Norton Secure VPN offers a subscription plan that features 10 simultaneous connections. This is handy for anyone intending to share their VPN service across a spread of devices, and will cost you $51.47 in your first year, and $122.25 when the price goes up automatically. Again, that initial price seems quite competitive. The VPN market is saturated, however, with other services that provide more features and the same amount of simultaneous connections. One such provider is Surfshark, which offers an unlimited number of simultaneous connections for a similar price.
All of our approved VPNs come with a hassle-free money-back guarantee. Should you purchase one of the recommended VPNs via ProPrivacy.com and struggle to get a refund, contact us and we will do our very best to help you get your money back.
A 60-day money-back guarantee is available as per standard with all of Norton Secure VPN's subscriptions. This means that users can trial the service for an extended period. Compared to other VPNs, this is a rather long time, and is one advantage of purchasing from a security giant like Norton.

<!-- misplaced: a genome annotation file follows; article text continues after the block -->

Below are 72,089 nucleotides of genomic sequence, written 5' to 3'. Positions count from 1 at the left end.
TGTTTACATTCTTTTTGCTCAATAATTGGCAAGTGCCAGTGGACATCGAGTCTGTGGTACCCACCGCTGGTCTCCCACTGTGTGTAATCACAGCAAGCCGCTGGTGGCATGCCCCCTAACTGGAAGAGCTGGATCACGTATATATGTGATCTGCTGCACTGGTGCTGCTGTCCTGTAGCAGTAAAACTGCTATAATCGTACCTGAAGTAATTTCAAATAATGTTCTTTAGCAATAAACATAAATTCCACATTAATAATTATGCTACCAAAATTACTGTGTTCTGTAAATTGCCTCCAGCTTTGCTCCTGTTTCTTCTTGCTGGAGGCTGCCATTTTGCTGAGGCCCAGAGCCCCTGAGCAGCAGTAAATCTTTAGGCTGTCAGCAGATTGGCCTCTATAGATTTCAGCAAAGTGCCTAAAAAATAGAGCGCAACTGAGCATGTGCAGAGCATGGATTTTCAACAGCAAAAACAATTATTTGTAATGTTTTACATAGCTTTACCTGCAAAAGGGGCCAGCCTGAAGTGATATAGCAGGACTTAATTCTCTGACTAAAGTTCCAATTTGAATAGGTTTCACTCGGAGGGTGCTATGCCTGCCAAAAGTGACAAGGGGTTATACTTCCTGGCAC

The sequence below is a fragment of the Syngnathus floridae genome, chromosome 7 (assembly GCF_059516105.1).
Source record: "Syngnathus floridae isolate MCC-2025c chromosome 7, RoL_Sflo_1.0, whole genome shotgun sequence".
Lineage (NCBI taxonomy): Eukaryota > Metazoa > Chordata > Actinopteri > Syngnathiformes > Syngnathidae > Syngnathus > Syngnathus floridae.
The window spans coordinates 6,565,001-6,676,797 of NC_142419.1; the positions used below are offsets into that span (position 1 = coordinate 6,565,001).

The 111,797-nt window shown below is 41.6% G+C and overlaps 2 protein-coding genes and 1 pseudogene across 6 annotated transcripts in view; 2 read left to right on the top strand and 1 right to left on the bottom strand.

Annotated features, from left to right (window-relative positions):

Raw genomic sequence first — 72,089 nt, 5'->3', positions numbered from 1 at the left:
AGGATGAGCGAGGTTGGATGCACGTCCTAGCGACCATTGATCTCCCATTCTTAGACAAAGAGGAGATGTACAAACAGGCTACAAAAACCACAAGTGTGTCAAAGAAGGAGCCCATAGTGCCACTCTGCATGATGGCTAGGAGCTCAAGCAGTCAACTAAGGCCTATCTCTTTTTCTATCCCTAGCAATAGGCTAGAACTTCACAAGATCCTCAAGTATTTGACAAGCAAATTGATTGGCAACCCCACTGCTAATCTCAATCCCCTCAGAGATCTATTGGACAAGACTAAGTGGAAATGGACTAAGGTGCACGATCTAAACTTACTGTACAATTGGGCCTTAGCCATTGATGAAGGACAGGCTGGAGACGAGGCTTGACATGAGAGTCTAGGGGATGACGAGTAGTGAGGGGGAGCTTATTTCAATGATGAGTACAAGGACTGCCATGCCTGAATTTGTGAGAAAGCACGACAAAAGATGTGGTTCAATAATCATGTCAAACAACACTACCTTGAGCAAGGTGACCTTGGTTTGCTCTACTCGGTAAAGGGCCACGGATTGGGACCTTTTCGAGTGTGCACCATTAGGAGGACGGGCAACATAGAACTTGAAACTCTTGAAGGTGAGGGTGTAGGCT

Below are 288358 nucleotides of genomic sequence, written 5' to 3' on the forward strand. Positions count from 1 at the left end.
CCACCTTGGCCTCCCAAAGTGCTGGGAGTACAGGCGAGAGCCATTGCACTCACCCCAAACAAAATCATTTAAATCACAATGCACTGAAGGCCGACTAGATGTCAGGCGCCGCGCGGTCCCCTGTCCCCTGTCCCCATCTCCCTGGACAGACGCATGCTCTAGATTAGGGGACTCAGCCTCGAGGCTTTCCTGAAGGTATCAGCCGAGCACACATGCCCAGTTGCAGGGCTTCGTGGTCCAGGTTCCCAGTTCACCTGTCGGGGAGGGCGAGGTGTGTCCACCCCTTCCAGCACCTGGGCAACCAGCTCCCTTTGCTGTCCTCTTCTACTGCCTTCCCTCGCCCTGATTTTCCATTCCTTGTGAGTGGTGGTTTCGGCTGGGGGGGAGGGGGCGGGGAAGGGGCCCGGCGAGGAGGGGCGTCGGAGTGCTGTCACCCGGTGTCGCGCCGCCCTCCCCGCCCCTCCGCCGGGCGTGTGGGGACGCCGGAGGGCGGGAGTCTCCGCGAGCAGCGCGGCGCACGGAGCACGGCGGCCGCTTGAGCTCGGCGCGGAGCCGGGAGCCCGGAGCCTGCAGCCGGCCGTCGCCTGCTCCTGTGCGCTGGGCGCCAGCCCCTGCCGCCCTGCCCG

However, in our experience, it can be difficult to get your money back. Attempting to do so via Live Chat (which we assumed would be quick and easy) resulted in us having to provide an order number from our PayPal receipt, our phone number, and our email. Obviously, this isn't ideal if you value your privacy. Even then, the customer service team could not cancel the order directly. We had to wait for a call back to complete the refund request.
People who purchase a one-month subscription have 14 days to ask for a refund, which is a reasonable enough cancellation period in our opinion.